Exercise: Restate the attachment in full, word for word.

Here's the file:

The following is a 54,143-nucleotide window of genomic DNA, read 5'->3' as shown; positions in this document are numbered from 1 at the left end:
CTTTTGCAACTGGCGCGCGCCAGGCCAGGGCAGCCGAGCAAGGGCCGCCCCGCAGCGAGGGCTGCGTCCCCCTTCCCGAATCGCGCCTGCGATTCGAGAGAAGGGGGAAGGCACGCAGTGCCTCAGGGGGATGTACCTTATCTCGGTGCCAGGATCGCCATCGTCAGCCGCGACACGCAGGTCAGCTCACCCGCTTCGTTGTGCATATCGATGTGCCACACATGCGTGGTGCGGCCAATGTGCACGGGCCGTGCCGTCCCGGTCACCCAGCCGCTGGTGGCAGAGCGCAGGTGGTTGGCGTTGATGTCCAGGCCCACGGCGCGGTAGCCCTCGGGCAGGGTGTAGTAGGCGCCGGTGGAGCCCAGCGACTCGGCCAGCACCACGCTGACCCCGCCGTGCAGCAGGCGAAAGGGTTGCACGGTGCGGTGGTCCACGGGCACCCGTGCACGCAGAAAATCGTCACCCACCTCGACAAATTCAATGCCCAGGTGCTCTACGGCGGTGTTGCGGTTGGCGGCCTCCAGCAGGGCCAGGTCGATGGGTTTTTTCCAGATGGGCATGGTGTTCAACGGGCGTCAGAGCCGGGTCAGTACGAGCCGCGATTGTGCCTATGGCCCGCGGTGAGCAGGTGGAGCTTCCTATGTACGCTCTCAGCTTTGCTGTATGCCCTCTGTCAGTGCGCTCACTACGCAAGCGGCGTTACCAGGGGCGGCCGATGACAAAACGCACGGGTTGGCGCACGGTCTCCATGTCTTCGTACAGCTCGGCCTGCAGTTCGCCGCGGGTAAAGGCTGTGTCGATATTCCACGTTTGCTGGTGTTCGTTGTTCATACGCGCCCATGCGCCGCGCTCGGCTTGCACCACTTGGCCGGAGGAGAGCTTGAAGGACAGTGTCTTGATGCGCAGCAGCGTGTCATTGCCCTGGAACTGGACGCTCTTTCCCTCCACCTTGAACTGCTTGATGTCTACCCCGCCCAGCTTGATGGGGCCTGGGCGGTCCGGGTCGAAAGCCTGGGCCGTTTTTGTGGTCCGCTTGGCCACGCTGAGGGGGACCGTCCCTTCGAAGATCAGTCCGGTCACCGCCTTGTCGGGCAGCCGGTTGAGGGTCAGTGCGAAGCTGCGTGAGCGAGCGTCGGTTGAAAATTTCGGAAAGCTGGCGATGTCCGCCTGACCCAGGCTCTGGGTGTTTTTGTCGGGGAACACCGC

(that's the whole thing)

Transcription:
The following is a 54,143-nucleotide window of genomic DNA, read 5'->3' as shown; positions in this document are numbered from 1 at the left end:
CTTTTGCAACTGGCGCGCGCCAGGCCAGGGCAGCCGAGCAAGGGCCGCCCCGCAGCGAGGGCTGCGTCCCCCTTCCCGAATCGCGCCTGCGATTCGAGAGAAGGGGGAAGGCACGCAGTGCCTCAGGGGGATGTACCTTATCTCGGTGCCAGGATCGCCATCGTCAGCCGCGACACGCAGGTCAGCTCACCCGCTTCGTTGTGCATATCGATGTGCCACACATGCGTGGTGCGGCCAATGTGCACGGGCCGTGCCGTCCCGGTCACCCAGCCGCTGGTGGCAGAGCGCAGGTGGTTGGCGTTGATGTCCAGGCCCACGGCGCGGTAGCCCTCGGGCAGGGTGTAGTAGGCGCCGGTGGAGCCCAGCGACTCGGCCAGCACCACGCTGACCCCGCCGTGCAGCAGGCGAAAGGGTTGCACGGTGCGGTGGTCCACGGGCACCCGTGCACGCAGAAAATCGTCACCCACCTCGACAAATTCAATGCCCAGGTGCTCTACGGCGGTGTTGCGGTTGGCGGCCTCCAGCAGGGCCAGGTCGATGGGTTTTTTCCAGATGGGCATGGTGTTCAACGGGCGTCAGAGCCGGGTCAGTACGAGCCGCGATTGTGCCTATGGCCCGCGGTGAGCAGGTGGAGCTTCCTATGTACGCTCTCAGCTTTGCTGTATGCCCTCTGTCAGTGCGCTCACTACGCAAGCGGCGTTACCAGGGGCGGCCGATGACAAAACGCACGGGTTGGCGCACGGTCTCCATGTCTTCGTACAGCTCGGCCTGCAGTTCGCCGCGGGTAAAGGCTGTGTCGATATTCCACGTTTGCTGGTGTTCGTTGTTCATACGCGCCCATGCGCCGCGCTCGGCTTGCACCACTTGGCCGGAGGAGAGCTTGAAGGACAGTGTCTTGATGCGCAGCAGCGTGTCATTGCCCTGGAACTGGACGCTCTTTCCCTCCACCTTGAACTGCTTGATGTCTACCCCGCCCAGCTTGATGGGGCCTGGGCGGTCCGGGTCGAAAGCCTGGGCCGTTTTTGTGGTCCGCTTGGCCACGCTGAGGGGGACCGTCCCTTCGAAGATCAGTCCGGTCACCGCCTTGTCGGGCAGCCGGTTGAGGGTCAGTGCGAAGCTGCGTGAGCGAGCGTCGGTTGAAAATTTCGGAAAGCTGGCGATGTCCGCCTGACCCAGGCTCTGGGTGTTTTTGTCGGGGAACACCGC